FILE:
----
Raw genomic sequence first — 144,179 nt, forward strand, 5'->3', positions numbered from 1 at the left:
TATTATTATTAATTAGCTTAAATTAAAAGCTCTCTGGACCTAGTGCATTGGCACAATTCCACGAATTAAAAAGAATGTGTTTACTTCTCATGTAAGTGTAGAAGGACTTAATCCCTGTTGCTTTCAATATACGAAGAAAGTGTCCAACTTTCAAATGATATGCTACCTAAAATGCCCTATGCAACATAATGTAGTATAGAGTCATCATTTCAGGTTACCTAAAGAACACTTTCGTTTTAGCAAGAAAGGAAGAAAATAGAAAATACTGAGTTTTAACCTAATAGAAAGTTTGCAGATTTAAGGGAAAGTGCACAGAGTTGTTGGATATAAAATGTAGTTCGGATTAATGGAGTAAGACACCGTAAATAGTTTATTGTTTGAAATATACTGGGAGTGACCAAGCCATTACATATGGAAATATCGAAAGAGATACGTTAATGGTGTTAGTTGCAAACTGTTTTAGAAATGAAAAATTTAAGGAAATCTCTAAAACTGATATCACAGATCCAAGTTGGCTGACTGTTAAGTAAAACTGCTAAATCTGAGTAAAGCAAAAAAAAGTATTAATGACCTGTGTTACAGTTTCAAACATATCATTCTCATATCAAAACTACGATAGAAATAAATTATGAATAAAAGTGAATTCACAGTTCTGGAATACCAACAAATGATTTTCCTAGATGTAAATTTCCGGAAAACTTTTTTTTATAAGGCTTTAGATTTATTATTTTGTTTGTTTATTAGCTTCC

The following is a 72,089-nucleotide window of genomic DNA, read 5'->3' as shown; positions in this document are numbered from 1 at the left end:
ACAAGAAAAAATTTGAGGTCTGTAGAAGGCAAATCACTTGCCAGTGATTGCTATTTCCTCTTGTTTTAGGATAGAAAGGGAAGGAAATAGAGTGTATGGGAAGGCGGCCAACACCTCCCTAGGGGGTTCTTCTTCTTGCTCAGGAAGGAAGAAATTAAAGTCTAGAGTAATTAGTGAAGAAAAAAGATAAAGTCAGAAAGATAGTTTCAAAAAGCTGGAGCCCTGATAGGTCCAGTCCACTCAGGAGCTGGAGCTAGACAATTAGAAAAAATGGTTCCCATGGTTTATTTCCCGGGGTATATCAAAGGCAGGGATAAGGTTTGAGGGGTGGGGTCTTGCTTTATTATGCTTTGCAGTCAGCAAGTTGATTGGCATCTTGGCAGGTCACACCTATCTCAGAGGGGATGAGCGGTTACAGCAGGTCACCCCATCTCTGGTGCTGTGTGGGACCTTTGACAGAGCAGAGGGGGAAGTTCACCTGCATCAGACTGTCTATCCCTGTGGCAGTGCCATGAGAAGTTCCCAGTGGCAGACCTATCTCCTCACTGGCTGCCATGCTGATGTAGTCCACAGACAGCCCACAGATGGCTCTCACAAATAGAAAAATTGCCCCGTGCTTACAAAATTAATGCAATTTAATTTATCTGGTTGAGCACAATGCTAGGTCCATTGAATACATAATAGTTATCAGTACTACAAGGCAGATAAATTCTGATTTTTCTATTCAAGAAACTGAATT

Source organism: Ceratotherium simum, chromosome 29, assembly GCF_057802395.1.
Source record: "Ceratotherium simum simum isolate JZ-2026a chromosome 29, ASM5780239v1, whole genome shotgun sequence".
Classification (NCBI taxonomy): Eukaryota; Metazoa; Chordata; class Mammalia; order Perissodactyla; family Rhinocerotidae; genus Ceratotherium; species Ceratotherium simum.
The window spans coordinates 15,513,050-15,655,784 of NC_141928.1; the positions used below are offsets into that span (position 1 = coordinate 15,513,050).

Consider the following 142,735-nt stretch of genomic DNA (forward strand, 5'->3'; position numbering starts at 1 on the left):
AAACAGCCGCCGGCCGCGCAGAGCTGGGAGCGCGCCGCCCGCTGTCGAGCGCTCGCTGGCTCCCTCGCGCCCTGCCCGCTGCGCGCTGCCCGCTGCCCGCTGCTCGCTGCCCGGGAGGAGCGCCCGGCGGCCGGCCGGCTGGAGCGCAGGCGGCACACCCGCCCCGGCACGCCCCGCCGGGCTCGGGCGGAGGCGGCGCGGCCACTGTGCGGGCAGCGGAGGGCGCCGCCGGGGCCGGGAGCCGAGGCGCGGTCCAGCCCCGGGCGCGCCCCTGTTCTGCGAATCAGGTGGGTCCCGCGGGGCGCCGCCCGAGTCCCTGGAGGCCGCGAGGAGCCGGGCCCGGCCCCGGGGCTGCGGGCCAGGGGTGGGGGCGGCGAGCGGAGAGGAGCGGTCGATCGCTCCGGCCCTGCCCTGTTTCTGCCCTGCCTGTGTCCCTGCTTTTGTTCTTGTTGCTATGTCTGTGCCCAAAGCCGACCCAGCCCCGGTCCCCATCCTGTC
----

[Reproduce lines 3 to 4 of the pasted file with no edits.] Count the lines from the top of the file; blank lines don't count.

The following is a 72,089-nucleotide window of genomic DNA, read 5'->3' as shown; positions in this document are numbered from 1 at the left end:
ACAAGAAAAAATTTGAGGTCTGTAGAAGGCAAATCACTTGCCAGTGATTGCTATTTCCTCTTGTTTTAGGATAGAAAGGGAAGGAAATAGAGTGTATGGGAAGGCGGCCAACACCTCCCTAGGGGGTTCTTCTTCTTGCTCAGGAAGGAAGAAATTAAAGTCTAGAGTAATTAGTGAAGAAAAAAGATAAAGTCAGAAAGATAGTTTCAAAAAGCTGGAGCCCTGATAGGTCCAGTCCACTCAGGAGCTGGAGCTAGACAATTAGAAAAAATGGTTCCCATGGTTTATTTCCCGGGGTATATCAAAGGCAGGGATAAGGTTTGAGGGGTGGGGTCTTGCTTTATTATGCTTTGCAGTCAGCAAGTTGATTGGCATCTTGGCAGGTCACACCTATCTCAGAGGGGATGAGCGGTTACAGCAGGTCACCCCATCTCTGGTGCTGTGTGGGACCTTTGACAGAGCAGAGGGGGAAGTTCACCTGCATCAGACTGTCTATCCCTGTGGCAGTGCCATGAGAAGTTCCCAGTGGCAGACCTATCTCCTCACTGGCTGCCATGCTGATGTAGTCCACAGACAGCCCACAGATGGCTCTCACAAATAGAAAAATTGCCCCGTGCTTACAAAATTAATGCAATTTAATTTATCTGGTTGAGCACAATGCTAGGTCCATTGAATACATAATAGTTATCAGTACTACAAGGCAGATAAATTCTGATTTTTCTATTCAAGAAACTGAATT